The Shakori Hills GrassRoots Festival starts Oct. 6. Some students know what it is, some don't — but it's a local institution that deserves to be known. For those new to Shakori and those returning, here are 10 facts that you didn't know about the Pittsboro festival.
1. It’s very family-friendly
Sara Waters, co-coordinator for the Shakori Hills GrassRoots Festival, said that it differs from the stereotypical festival scene in that it has a lot of activities for kids.
“It’s definitely all ages, but we’re very supportive of families and we have a lot of kids activities,” Waters said. “I think we’re unique in that there are a lot of different age ranges, there’s a lot of college students, a lot of young families, and then a lot of older, retired folks.”
2. The food and art are local
Sydney Tillman, a senior strategic communication major, went to the festival last year, and said she loved all the local and independently owned food fare.
“I guess it’s different in the sense that it’s very localized,” she said. “I think most of the vendors and the food that they have there is all from local restaurants, local coffee shops or local vendors.”
3. Parking is free ONLY if you carpool
According to the festival’s website, if you have four or more people in your car, you can park in the festival’s designated parking area for free. There are even ways to connect with others to organize carpools.
Otherwise, it’s $10 for the entire weekend per car, or $5 per day, per car.
4. It’s all type of roots music, not just American
While the general theme of the festival is Americana and folk, Waters said that the list of performers isn’t limited to American music. There’s Latin music, and an all-woman mariachi band called “Mariachi Flor de Toloache” performing Thursday night.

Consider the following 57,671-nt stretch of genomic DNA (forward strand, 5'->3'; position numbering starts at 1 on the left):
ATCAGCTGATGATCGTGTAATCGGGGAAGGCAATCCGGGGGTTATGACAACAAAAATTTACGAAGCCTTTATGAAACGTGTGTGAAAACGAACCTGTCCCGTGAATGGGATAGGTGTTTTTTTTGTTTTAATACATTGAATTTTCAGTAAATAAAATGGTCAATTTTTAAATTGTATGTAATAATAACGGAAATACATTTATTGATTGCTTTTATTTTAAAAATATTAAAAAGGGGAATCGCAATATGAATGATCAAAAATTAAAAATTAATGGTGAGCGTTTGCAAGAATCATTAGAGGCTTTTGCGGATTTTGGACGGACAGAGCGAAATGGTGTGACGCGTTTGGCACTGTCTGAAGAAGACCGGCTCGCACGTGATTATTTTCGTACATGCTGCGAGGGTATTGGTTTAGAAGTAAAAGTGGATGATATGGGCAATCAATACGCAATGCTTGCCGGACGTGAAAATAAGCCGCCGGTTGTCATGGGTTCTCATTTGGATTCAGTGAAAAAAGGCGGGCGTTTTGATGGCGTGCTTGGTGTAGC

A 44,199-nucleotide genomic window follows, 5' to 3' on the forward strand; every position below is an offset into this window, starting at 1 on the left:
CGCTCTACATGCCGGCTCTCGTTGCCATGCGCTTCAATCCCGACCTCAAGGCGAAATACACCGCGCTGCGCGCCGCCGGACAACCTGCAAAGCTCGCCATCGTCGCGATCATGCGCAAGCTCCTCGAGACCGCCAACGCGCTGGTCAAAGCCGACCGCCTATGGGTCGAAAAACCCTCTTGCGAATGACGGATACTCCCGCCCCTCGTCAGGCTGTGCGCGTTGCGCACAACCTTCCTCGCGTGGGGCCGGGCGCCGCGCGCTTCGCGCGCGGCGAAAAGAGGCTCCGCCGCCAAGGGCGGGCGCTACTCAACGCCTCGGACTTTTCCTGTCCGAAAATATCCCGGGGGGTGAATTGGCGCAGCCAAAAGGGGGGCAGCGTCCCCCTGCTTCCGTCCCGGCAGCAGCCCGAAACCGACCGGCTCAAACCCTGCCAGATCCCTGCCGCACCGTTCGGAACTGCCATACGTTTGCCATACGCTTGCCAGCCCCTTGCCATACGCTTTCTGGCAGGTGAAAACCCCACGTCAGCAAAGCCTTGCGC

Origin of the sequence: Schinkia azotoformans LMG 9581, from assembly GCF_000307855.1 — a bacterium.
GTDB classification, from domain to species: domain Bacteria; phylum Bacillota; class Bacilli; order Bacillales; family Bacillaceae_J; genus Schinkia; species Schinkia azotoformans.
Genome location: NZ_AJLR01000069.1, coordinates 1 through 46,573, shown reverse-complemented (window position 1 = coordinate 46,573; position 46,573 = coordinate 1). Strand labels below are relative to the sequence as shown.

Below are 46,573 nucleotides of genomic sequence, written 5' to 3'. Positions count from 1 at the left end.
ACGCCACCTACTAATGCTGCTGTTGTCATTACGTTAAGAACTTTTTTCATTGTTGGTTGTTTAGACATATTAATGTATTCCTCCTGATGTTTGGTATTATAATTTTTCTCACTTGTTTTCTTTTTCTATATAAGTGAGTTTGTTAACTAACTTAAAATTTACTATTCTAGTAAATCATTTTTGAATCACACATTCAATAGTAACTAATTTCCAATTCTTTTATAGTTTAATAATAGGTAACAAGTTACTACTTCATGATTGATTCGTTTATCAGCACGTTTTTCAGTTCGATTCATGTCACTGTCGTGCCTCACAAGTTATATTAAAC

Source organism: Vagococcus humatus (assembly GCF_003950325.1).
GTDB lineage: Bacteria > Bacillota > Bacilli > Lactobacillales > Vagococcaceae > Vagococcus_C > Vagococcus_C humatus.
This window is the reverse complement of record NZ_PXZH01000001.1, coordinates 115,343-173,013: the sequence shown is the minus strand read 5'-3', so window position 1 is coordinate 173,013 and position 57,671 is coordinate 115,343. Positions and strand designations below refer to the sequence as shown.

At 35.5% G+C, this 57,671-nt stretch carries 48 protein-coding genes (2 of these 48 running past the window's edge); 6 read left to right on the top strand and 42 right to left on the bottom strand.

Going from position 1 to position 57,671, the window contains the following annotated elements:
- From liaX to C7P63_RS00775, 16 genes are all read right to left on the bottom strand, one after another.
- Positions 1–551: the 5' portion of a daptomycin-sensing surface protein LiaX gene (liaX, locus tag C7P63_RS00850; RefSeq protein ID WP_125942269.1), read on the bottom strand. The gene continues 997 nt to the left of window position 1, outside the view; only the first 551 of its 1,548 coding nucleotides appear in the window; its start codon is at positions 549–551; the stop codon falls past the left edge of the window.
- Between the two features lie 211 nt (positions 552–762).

Shakori is also a dance festival, with a tent set up specifically for dance acts. The festival even hosts dance workshops.
5. It rains, like, every year
While the staff makes sure to keep attendees updated about the weather on the Shakori Hills home page, Tillman said it’s somewhat cursed: it rains every year.
“They have some kind of curse, it rains every time,” she said. “There’s mud everywhere, so I went and was not prepared.”
She said it’s ideal to bring rainproof clothing, especially with the predicted inclement weather this weekend.
“Bring some rain boots or some type of boots, or just be prepared to go barefoot,” she said. “I had to go barefoot the first day I was there because my shoes broke.”
6. The staff is ready to help you at every need
Waters said one of the many great things about Shakori is the staff.
“It’s a pretty cool festival in that the staff is really good at figuring things out on the fly,” she said. “The staff is always prepared for everything and we all get along well and we work well as a team.”
There are also multiple volunteer opportunities, which Tillman did last year, and she said it got her into the festival for free.
“It’s also a great way to contribute to the festival,” she said. “And then you get to meet a lot of people.”
7. There are multiple local advocacy groups and nonprofits present
There are seven different local advocacy groups present to help spread the words about things they’re doing to help the community, including Chatham County Beekeepers' Association and Green Science Policy Institute.
8. Sarah Potenza, performing Thursday and Friday night, was on "The Voice"
“She was actually on 'The Voice' and did fairly well,” Waters said. “Now she’s got a new album and she’s country, but kind of like Janis Joplin country.”
Potenza’s audition for The Voice has over 1.9 million views on YouTube. Waters said she’s one of the acts she’s most excited for.
“She’s a very good songwriter, and just an amazing singer,” she said.
9. The festival has a strong sense of community
With all the local charities and local food, it’s easy to see why Shakori feels very community-first.
“There’s a really big emphasis on community,” Tillman said. “And it’s always really easy to meet people and talk to people. It felt like home.”
Jesse Mechanic, a senior communications major, went to the festival last year and is going this year as well. He also said that the kindness of everyone there has kept him coming back.
“It’s pretty small, so there’s a certain point where you meet a bunch of people and see them around,” he said. “Then just say, ‘hey’ to random people, and it’s really nice.”
10. It happens all again in the spring
Shakori happens twice a year, with another festival taking place this spring. If you miss it in the fall, you’ve got another chance to see what all the hype is about.
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